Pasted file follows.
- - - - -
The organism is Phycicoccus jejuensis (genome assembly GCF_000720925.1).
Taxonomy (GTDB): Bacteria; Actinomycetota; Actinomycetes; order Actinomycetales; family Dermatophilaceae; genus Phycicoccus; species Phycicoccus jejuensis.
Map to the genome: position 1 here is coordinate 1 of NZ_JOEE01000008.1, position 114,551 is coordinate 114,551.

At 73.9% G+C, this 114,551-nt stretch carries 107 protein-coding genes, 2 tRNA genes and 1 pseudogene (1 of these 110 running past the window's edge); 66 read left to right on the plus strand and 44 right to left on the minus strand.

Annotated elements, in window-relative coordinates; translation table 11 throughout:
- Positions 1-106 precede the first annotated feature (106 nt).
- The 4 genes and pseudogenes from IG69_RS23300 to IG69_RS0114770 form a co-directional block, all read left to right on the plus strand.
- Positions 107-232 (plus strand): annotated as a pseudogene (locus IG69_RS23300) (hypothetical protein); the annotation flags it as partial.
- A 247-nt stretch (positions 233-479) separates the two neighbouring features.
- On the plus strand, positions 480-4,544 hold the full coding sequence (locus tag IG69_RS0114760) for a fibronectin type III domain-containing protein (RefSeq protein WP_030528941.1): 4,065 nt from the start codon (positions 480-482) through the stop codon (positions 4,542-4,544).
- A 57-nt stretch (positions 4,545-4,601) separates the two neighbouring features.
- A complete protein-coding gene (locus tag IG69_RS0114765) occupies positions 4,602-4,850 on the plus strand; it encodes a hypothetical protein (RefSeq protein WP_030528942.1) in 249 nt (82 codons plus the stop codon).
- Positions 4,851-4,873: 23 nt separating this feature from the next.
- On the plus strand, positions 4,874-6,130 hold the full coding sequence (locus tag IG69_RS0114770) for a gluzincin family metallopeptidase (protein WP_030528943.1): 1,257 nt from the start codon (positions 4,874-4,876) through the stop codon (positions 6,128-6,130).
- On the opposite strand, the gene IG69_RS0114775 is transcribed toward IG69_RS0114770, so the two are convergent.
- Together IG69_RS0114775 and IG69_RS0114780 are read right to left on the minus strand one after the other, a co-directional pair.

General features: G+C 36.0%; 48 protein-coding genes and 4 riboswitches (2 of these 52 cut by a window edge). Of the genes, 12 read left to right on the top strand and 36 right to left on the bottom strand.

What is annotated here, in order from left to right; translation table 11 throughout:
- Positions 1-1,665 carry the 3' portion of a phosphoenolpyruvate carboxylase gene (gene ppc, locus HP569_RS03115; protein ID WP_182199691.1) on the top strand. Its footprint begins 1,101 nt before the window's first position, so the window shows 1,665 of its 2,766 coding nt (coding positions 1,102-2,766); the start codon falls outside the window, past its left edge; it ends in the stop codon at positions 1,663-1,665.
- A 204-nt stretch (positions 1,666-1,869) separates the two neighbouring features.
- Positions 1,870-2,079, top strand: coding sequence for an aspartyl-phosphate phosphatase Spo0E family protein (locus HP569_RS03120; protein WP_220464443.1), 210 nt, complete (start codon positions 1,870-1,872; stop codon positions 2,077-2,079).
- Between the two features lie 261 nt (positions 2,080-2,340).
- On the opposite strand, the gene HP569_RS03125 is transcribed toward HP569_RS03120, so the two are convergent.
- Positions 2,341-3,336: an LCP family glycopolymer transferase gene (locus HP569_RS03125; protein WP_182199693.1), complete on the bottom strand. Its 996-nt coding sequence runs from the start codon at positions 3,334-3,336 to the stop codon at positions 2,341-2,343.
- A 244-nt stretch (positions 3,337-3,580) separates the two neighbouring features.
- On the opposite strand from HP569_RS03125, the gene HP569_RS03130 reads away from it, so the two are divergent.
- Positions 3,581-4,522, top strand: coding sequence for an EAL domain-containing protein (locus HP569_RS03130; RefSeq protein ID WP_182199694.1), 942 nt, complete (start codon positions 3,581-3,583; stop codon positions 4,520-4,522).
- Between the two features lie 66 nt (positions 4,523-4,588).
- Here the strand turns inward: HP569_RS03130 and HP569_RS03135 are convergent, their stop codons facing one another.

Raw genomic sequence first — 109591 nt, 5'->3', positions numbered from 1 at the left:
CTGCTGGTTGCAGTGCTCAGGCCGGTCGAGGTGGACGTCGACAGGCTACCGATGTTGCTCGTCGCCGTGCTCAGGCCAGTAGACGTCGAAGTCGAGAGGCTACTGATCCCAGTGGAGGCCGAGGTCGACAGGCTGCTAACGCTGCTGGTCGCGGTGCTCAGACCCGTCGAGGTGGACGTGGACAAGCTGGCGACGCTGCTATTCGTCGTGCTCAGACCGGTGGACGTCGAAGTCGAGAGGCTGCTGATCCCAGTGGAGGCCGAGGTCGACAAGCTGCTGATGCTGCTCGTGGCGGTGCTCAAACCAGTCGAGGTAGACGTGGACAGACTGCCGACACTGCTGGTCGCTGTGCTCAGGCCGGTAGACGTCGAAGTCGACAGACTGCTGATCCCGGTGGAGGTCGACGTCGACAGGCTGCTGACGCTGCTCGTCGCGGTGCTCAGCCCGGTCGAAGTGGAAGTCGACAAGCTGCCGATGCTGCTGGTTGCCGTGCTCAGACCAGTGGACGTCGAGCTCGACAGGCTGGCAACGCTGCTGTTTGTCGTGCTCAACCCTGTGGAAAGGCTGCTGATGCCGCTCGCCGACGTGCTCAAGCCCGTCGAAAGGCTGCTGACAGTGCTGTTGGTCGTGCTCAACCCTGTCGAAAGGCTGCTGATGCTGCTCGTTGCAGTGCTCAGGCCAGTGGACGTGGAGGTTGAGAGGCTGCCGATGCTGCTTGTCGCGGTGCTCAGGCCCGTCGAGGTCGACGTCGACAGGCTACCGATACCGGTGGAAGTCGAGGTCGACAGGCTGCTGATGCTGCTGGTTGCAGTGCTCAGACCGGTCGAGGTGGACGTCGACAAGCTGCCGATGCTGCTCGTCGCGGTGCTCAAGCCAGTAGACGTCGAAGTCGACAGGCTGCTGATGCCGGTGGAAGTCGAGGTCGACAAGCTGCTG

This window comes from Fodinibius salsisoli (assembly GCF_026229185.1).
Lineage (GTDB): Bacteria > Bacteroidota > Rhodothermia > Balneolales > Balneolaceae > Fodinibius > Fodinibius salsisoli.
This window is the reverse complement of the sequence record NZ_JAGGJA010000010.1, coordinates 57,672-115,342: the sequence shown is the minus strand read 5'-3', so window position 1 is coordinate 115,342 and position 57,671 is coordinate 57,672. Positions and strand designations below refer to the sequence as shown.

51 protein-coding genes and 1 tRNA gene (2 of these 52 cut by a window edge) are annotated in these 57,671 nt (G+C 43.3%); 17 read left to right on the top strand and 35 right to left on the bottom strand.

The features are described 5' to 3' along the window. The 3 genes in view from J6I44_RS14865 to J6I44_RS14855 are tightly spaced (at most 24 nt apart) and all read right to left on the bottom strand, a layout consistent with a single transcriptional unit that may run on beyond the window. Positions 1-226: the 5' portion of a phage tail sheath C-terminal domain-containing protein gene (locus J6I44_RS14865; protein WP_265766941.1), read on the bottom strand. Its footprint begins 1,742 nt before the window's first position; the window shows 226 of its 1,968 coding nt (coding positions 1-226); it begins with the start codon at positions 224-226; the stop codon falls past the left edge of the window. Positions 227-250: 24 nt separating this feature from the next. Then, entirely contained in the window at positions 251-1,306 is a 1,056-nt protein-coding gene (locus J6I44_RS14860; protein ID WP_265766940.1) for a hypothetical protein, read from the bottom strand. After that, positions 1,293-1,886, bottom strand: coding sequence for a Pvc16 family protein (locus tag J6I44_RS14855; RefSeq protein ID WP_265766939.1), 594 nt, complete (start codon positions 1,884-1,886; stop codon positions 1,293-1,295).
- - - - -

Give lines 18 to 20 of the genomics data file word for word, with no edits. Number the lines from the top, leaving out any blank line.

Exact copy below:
What is annotated here, in order from left to right; translation table 11 throughout:
- Positions 1-1,665 carry the 3' portion of a phosphoenolpyruvate carboxylase gene (gene ppc, locus HP569_RS03115; protein ID WP_182199691.1) on the top strand. Its footprint begins 1,101 nt before the window's first position, so the window shows 1,665 of its 2,766 coding nt (coding positions 1,102-2,766); the start codon falls outside the window, past its left edge; it ends in the stop codon at positions 1,663-1,665.
- A 204-nt stretch (positions 1,666-1,869) separates the two neighbouring features.